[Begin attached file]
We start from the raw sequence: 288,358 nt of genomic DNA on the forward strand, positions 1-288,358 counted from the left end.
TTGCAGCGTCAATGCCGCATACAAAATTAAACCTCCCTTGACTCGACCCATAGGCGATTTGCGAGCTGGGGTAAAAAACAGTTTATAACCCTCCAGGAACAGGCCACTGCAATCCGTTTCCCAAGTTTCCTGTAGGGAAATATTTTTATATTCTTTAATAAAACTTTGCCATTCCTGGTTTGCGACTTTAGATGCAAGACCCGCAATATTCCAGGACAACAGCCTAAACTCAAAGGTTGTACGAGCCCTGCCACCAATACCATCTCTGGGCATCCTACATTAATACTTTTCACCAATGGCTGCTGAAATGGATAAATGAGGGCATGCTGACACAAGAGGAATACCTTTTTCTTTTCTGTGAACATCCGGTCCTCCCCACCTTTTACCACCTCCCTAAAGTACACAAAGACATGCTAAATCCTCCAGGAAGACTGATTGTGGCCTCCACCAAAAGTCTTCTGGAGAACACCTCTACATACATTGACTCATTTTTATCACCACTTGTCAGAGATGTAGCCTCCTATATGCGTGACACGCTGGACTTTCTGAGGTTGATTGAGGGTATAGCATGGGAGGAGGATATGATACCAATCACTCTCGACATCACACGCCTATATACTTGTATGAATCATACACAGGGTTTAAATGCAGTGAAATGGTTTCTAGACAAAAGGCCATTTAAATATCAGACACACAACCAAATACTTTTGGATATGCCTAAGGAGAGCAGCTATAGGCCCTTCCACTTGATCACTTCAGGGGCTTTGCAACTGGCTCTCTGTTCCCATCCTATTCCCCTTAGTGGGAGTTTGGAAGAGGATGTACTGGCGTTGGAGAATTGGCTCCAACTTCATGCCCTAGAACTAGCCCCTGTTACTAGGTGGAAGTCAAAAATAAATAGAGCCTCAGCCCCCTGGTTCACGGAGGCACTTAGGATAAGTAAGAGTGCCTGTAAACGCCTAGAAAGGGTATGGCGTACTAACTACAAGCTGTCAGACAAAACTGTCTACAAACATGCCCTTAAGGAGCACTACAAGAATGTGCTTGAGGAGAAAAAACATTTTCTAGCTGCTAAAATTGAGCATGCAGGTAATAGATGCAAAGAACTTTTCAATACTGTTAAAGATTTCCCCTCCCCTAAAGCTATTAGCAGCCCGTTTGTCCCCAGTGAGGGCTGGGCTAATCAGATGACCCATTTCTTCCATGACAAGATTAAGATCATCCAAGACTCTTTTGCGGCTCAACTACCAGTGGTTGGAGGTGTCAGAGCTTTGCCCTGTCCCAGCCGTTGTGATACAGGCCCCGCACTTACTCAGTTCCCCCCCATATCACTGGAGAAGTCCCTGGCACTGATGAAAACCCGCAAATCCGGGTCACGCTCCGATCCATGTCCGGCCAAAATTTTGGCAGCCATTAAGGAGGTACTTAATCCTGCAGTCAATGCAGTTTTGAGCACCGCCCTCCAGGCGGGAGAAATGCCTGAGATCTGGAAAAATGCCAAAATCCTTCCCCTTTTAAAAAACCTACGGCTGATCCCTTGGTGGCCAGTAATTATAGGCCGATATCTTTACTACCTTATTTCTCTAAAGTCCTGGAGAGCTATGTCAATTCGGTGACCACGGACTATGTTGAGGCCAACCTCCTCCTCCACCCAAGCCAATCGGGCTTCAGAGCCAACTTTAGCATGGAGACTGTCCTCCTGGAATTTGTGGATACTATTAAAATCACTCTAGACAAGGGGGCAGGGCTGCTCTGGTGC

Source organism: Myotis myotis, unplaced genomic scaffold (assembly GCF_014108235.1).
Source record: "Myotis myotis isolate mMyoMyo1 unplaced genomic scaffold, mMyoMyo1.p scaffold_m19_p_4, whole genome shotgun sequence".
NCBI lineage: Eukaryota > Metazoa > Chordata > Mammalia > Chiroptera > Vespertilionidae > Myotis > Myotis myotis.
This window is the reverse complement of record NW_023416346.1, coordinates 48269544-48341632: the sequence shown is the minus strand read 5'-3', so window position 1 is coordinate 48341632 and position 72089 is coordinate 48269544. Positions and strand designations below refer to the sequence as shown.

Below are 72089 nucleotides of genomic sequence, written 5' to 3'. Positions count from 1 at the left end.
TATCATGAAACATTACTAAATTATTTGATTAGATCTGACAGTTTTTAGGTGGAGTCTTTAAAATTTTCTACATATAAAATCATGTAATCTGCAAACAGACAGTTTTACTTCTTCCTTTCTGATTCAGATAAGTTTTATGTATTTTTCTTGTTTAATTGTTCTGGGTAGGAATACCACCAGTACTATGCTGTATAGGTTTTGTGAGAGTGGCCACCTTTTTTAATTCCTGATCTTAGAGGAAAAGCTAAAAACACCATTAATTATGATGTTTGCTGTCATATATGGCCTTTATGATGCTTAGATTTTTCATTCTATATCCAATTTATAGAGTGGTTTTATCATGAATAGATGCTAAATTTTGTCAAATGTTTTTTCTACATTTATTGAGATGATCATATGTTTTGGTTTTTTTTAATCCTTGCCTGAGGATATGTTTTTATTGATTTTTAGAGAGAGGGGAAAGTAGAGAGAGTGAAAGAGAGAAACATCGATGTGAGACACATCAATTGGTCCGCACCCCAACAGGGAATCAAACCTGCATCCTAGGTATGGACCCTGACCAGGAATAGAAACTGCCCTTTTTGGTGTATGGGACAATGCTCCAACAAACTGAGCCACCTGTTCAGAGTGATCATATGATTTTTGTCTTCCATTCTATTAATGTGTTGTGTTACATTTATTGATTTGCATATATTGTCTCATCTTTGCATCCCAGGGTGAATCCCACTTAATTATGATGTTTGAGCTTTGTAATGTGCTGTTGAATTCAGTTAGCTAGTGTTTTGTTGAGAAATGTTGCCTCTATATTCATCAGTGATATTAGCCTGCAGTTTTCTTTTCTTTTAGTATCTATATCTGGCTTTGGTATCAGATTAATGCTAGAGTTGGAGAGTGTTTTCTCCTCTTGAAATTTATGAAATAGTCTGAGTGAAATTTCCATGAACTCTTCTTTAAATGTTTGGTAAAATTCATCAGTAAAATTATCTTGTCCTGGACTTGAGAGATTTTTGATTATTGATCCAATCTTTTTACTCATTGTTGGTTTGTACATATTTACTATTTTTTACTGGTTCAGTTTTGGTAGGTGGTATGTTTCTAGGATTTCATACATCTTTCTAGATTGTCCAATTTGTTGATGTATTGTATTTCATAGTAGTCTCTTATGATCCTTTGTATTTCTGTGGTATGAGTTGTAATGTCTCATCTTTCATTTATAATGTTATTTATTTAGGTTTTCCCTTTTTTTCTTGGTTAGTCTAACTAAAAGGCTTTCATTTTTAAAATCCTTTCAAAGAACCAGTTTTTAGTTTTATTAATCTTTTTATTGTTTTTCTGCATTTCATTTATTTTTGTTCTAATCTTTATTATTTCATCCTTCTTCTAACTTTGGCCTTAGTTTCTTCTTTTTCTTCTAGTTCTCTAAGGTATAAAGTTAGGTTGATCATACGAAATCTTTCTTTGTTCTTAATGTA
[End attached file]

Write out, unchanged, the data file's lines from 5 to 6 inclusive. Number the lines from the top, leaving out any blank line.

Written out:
NCBI lineage: Eukaryota > Metazoa > Chordata > Mammalia > Chiroptera > Vespertilionidae > Myotis > Myotis myotis.
This window is the reverse complement of record NW_023416346.1, coordinates 48269544-48341632: the sequence shown is the minus strand read 5'-3', so window position 1 is coordinate 48341632 and position 72089 is coordinate 48269544. Positions and strand designations below refer to the sequence as shown.